First News (newspaper)
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|Type||Children's weekly newsmagazine|
|Owner(s)||First News (UK) Ltd|
|Headquarters||United Kingdom Manchester, UK|
First News is the UK's only newspaper for young people and the widest-read children's publication in the country with a 2011 readership of over 2 million seven to 14 year olds every week. Published in full colour tabloid format every Friday, and aims to present current events and politics in a child-friendly format, alongside news on entertainment, sport and computer games. The latest ABC (Audit Bureau of Circulations) figure for First News is 79,431 Jan-Jun 2015.
First News was founded by Sarah and Steve Thomson and launched by Editor Nicky Cox MBE in May 2006 at 11 Downing Street, official residence of the UK's Chancellor of the Exchequer, where the then Chancellor Gordon Brown said that the paper would make a "great contribution to education" by making children aware of current events.
First News is now the widest-read publication for children in the UK.
The paper is published by First News (UK) Ltd, an independently owned and financed publishing house established in January 2006. The First News (UK) Ltd management team comprises Nicky Cox MBE, former editorial director of BBC Children's Magazines and investors Steve and Sarah Jane Thomson.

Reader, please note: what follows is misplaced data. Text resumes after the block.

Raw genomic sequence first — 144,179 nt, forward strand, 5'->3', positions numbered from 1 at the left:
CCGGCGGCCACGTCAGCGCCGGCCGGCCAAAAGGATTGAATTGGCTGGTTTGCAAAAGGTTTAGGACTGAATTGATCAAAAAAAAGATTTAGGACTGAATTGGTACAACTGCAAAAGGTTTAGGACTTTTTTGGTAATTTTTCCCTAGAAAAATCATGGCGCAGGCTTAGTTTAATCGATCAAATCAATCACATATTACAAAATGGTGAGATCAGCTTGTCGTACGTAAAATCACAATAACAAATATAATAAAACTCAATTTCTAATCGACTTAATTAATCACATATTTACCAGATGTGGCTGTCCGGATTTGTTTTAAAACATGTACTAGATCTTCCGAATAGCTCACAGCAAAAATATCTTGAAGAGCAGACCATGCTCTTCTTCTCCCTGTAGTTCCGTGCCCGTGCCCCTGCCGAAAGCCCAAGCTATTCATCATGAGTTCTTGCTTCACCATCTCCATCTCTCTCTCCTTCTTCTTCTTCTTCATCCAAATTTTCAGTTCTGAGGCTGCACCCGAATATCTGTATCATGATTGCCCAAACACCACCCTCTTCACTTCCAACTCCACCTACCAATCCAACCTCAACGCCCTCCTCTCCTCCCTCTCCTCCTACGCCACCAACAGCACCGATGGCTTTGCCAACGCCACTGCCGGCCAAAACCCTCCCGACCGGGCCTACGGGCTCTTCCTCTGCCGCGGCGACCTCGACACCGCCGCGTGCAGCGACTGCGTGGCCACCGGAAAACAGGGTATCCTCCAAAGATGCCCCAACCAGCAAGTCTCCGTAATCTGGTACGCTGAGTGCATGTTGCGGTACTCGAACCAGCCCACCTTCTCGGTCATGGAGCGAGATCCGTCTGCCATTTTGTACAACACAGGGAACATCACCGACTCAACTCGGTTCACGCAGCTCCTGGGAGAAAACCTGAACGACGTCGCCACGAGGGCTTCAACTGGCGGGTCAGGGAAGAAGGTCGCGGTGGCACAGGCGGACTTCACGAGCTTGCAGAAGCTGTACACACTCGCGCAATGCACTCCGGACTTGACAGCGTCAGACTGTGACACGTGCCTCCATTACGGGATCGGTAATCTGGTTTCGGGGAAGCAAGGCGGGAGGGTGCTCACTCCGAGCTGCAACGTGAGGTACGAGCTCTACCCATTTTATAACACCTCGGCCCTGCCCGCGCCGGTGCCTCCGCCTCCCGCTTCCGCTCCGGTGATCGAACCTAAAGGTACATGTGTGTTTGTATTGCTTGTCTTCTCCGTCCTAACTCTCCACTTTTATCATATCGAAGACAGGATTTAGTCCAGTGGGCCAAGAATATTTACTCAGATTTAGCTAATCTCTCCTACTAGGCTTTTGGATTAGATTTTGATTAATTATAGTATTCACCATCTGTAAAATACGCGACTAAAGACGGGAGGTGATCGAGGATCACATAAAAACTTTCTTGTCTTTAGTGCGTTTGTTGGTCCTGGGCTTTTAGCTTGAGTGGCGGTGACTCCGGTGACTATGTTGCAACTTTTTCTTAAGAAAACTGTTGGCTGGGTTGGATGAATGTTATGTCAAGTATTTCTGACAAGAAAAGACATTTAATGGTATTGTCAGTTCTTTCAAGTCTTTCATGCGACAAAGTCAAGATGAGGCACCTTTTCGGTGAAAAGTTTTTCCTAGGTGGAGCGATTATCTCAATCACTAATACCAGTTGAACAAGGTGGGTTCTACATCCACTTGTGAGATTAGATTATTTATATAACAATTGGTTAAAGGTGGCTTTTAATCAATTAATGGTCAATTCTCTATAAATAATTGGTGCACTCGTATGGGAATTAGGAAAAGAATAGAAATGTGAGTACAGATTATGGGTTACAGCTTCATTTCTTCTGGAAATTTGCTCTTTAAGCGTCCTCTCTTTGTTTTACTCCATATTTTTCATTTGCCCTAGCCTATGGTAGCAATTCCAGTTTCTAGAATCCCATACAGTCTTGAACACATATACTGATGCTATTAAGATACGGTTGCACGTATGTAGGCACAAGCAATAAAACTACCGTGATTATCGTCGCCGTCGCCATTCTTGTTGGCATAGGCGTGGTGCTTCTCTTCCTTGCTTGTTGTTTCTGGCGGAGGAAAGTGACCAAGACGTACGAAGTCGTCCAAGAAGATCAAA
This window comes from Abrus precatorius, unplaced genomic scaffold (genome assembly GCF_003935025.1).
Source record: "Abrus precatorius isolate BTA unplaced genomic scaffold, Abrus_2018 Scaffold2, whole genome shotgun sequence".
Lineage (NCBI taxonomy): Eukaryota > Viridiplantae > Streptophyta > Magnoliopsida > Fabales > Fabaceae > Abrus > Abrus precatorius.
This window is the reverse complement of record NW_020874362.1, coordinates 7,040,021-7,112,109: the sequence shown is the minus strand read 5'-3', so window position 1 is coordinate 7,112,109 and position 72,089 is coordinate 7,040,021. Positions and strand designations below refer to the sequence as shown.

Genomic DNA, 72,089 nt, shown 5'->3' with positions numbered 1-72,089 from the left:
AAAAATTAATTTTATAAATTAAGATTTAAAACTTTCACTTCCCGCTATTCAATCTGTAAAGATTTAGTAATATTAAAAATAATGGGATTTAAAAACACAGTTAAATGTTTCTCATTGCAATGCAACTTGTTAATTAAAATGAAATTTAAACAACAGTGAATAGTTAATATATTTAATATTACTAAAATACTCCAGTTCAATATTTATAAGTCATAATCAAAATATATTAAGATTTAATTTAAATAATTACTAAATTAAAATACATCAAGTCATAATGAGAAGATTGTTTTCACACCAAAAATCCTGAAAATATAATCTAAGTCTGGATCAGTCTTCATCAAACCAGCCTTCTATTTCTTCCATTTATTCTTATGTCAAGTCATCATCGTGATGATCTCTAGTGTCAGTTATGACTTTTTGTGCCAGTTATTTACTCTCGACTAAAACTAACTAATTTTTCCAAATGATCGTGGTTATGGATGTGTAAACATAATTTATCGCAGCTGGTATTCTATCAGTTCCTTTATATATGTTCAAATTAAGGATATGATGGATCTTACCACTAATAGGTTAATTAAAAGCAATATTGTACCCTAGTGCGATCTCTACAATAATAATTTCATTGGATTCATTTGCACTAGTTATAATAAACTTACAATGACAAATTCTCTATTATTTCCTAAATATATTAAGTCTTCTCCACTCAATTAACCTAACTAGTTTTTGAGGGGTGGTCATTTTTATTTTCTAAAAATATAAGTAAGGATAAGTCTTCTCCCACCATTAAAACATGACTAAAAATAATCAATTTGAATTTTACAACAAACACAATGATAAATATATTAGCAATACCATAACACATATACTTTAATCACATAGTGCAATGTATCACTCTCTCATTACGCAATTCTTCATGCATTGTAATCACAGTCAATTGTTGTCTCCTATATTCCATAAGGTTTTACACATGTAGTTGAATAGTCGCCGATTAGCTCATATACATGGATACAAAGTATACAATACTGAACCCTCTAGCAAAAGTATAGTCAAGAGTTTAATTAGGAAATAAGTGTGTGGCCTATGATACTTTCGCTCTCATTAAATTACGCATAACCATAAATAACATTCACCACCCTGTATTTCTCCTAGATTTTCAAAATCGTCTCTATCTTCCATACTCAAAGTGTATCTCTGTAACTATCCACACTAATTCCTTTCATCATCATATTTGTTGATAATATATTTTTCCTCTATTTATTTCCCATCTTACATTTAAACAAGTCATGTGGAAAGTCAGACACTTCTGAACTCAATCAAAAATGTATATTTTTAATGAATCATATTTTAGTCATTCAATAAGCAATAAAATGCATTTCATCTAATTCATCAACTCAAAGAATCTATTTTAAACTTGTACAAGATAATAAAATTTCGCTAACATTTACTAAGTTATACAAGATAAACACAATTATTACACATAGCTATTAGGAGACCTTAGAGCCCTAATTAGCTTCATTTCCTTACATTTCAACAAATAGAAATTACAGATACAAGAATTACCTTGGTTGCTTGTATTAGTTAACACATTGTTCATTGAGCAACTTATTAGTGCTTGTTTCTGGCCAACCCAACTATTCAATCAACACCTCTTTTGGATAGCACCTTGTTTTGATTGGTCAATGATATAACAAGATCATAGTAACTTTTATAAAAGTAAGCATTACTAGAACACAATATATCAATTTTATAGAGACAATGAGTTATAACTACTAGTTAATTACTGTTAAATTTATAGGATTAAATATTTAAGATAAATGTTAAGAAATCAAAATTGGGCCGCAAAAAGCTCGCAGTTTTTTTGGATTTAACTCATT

- First News was awarded Niche Market Newspaper of the Year at the 2012 Newspaper Awards, as well as Best National Newspaper of the Year.
- First News was given at the award for Best National Newspaper at the Plain English Campaign media awards in November 2011.
- First News was presented with the Save the Children award for Outstanding Contribution to Children in 2008, for their work in helping the next generation develop a passion for the world around them, whilst improving literacy and encouraging good reading habits. Nicky Cox collected the award in person from HRH Princess Anne.
- In November 2007 First News was awarded a Guinness World Record for launching a special edition "World’s Smallest Newspaper" in celebration of Guinness World Records Day. The tabloid measured just 32 x 22 mm (1.25 x 0.86 in).